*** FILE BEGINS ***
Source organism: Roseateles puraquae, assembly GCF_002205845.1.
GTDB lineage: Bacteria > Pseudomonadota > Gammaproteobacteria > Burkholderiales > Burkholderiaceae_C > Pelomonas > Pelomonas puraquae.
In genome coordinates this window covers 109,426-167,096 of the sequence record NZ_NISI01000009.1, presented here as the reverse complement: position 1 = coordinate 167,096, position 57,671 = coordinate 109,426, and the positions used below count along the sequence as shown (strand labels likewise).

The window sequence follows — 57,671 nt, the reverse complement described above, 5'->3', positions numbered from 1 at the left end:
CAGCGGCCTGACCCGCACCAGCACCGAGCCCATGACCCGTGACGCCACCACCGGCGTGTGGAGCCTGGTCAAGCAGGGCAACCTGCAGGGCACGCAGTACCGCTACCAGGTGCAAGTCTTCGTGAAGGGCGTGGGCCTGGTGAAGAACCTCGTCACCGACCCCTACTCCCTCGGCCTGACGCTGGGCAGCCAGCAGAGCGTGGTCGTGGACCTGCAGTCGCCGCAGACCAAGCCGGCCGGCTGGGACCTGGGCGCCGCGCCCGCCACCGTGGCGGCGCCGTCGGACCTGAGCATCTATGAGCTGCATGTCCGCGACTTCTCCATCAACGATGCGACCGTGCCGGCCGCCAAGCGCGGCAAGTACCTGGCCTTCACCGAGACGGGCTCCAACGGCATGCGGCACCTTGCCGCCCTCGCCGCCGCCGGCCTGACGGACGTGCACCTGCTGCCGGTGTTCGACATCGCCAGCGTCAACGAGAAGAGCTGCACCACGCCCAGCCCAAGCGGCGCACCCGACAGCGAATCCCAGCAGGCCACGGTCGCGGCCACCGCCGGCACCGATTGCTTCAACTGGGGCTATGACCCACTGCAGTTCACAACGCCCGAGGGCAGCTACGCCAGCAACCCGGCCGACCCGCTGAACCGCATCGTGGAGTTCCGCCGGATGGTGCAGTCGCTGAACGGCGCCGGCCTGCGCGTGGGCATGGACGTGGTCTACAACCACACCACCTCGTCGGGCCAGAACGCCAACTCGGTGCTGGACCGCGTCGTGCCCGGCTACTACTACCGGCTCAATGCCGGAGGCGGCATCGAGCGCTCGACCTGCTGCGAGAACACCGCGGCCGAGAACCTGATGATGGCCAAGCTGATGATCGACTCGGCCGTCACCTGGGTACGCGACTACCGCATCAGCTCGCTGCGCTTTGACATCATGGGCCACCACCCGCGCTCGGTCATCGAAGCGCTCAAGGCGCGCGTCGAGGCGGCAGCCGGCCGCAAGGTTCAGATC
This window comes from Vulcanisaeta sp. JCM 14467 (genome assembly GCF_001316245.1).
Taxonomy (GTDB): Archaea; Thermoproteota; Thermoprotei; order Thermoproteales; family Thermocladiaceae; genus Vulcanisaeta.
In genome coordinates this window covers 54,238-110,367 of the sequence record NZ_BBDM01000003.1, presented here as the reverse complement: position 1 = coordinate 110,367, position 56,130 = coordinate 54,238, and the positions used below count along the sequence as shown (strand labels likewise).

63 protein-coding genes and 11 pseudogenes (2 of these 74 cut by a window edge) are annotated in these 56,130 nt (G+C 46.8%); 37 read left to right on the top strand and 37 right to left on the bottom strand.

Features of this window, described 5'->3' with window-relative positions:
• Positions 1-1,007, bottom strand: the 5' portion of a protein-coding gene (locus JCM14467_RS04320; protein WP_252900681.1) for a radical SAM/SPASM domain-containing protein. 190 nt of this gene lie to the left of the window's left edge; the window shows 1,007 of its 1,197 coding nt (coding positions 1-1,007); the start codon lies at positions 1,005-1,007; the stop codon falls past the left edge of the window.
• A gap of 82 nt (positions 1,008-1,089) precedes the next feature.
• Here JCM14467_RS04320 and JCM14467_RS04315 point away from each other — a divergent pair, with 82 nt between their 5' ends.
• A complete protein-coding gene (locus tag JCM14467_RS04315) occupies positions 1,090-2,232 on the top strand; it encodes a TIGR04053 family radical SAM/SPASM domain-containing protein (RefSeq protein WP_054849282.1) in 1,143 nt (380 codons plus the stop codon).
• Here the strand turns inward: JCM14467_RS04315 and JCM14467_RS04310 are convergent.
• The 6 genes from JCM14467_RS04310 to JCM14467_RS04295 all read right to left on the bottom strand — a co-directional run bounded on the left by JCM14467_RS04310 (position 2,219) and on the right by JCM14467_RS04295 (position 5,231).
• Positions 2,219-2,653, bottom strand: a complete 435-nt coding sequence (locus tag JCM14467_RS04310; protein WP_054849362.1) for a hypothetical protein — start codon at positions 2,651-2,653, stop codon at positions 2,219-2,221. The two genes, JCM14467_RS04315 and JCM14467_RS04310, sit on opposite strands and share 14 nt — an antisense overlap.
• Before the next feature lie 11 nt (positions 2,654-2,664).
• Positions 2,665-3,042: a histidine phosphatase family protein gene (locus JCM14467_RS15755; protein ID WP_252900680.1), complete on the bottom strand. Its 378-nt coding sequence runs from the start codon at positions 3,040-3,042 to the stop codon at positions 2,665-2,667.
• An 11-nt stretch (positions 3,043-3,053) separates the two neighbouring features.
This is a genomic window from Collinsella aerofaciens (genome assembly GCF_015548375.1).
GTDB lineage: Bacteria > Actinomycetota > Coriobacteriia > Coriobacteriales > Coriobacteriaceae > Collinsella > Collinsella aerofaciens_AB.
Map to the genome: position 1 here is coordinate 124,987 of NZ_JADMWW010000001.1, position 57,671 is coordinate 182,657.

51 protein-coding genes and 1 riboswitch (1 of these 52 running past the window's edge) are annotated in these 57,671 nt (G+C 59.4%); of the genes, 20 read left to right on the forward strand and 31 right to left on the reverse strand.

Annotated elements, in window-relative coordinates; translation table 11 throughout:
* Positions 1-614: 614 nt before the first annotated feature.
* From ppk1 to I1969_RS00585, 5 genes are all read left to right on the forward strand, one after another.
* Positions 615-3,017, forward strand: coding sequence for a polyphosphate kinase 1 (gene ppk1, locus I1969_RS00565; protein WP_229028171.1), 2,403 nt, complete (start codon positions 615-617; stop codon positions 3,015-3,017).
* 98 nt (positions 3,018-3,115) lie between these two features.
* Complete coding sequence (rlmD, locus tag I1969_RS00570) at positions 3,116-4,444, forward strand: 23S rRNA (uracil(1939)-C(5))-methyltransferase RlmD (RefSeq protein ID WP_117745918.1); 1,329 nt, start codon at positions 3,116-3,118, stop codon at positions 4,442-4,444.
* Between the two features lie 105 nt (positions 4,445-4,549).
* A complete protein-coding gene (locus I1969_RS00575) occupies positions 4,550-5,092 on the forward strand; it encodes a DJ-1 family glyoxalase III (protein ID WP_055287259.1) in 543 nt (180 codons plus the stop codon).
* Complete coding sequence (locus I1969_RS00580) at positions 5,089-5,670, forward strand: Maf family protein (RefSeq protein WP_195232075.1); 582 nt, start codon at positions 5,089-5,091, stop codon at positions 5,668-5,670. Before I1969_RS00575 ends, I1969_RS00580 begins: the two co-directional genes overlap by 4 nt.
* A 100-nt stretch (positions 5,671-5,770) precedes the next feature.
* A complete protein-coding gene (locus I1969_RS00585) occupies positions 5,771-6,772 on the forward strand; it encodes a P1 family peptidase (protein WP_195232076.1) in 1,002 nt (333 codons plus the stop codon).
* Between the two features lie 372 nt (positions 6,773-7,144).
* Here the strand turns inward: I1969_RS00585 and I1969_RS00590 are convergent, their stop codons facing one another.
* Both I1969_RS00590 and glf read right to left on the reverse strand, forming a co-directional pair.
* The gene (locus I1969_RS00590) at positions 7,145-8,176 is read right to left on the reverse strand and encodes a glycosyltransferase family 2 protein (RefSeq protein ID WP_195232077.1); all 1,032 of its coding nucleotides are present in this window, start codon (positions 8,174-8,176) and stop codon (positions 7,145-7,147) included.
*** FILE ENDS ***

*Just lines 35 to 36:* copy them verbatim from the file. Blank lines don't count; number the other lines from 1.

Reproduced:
* A complete protein-coding gene (locus I1969_RS00585) occupies positions 5,771-6,772 on the forward strand; it encodes a P1 family peptidase (protein WP_195232076.1) in 1,002 nt (333 codons plus the stop codon).
* Between the two features lie 372 nt (positions 6,773-7,144).